Tag Archives: web services

Rapture 2.0

We’ve all wondered from time to time, “Suppose the Rapture happened tomorrow, and some of my loved ones got left behind. How could I be sure I could send them Gospel tracts and personal information after I’ve been taken up to Heaven?” Well, wonder no longer: for just $40 per year, you can use this new web service to upload up to 250 MB of documents and 62 individual email addresses to send them to in case of the Rapture. (Or rather, in case you get Raptured and your friends — or at least the people you think are your friends — don’t.)

Here’s how it works:

We have set up a system to send documents by the email [sic], to the addresses you provide, 6 days after the “Rapture” of the Church. This occurs when 3 of our 5 team members scattered around the U.S fail to log in over a 3 day period. Another 3 days are given to fail safe [sic] any false triggering of the system.

We give you 150mb of encrypted storage that can be sent to 12 possible email addresses, in Box #1. You up load any documents and choose which documents go to who [sic]. You can edit these documents at any time and change the addresses they will be sent to as needed. Box #1 is for your personal private letters to your closest lost friends and relatives.

We give you another 100mb. of unencrypted storage that can be sent to up to 50 email addresses, in Box #2. You can edit the documents and the addresses any time. Box #2 is for more generic documents to lost family & friends.

The cost is $40 for the first year. Re-subscription will be reduced as the number of subscribers increases. Tell your friends about You’ve Been left behind.

The triggering mechanism for this messaging system sounds eerily like pushing the button in the Hatch on LOST. Let’s hope that those “team members” don’t get bored too easily or decide to yank a whole lot of people’s chains by “failing to log in” one week just for jollies.

I suppose the “encrypted storage” is in case the minions of Antichrist tap in to your loved ones’ email accounts and find The Four Spiritual Laws sitting there as an attachment. But it’s kind of amusing that only 150 MB of your document space is encrypted. Use the encrypted storage for the friends and loved ones you want to keep safe from the Antichrist; use the unencrypted storage on people you only kind of want to see saved but really don’t care if they get arrested and imprisoned or whatever, for possessing the documents which you so kindly foisted into their inboxes without their consent.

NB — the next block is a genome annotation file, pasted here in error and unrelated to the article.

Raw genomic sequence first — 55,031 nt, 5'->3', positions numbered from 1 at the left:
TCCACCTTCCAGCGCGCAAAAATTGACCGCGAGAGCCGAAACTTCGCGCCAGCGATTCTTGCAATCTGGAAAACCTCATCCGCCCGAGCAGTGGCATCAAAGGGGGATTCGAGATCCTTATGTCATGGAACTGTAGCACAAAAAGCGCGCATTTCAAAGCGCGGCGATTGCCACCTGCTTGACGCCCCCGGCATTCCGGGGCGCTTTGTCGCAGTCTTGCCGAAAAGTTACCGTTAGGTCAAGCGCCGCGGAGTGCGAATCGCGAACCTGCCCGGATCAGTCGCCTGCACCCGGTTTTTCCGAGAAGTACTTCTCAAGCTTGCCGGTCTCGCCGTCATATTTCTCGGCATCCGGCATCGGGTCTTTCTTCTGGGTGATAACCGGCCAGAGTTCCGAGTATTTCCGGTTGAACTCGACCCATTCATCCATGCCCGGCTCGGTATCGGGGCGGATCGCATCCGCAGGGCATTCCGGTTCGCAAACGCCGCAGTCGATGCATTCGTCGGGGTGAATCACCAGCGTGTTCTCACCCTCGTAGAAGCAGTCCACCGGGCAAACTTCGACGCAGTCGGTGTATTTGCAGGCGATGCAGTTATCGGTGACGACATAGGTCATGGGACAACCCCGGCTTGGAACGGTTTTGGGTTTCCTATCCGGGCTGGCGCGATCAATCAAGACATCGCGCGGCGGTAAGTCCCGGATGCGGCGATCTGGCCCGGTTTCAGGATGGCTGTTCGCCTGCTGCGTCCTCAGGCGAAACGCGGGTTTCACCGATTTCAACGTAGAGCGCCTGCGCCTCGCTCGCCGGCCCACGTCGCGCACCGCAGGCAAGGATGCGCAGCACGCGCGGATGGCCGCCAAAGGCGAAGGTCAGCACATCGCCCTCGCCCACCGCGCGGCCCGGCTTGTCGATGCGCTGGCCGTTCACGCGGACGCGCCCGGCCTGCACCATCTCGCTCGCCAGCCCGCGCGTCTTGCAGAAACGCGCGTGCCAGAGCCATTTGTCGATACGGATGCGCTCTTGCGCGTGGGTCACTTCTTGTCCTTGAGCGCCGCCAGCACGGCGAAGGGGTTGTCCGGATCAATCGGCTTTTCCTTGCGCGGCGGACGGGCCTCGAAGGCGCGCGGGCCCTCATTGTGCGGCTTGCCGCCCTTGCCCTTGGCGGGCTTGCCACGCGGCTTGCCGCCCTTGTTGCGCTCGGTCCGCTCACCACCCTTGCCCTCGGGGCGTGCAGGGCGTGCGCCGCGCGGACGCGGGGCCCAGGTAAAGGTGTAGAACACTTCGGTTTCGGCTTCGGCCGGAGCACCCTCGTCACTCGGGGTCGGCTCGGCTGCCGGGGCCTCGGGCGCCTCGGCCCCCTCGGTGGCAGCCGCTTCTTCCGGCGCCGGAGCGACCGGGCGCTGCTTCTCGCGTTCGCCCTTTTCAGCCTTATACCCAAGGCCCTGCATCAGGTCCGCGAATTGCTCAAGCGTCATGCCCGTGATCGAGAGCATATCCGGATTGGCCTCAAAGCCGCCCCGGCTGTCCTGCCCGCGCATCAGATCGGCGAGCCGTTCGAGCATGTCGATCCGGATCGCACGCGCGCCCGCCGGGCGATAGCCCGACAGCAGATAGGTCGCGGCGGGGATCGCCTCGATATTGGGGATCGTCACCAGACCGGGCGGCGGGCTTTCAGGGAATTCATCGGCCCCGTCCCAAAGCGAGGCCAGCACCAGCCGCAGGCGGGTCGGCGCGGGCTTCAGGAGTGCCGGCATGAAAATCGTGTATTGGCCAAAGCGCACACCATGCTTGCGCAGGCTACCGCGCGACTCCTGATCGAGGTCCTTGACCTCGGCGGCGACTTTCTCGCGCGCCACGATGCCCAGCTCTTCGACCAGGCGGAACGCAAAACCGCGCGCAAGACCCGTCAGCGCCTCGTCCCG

Of course, this could all be done for free (and without relying on a pesky team of designated email-signer-inners “scattered across the US”) with a proper mix of GMail, PGP, and perhaps a little scripting to make sure that the email gets sent after a certain time period. But where’s the fun in that?

Seriously, the theology (premillenial dispensationalism) is wrong; the business model (getting impressionable people to drop $40 into a totally unnecessary storage/messaging system) is basically immoral; and the technology (“encryption” with no specifications on the algorithm or descriptions of the server configuration, for example) is suspect and most likely not even necessary.  But do go see the whole site, because it’s not often you get to see a confluence of wrongness from three different directions in such a spectacular way.

Maybe it’s all just a really clever parody site. Please?

[h/t Cyberbrethren: A Lutheran Blog]


Filed under Christianity, Social software, Software, Technology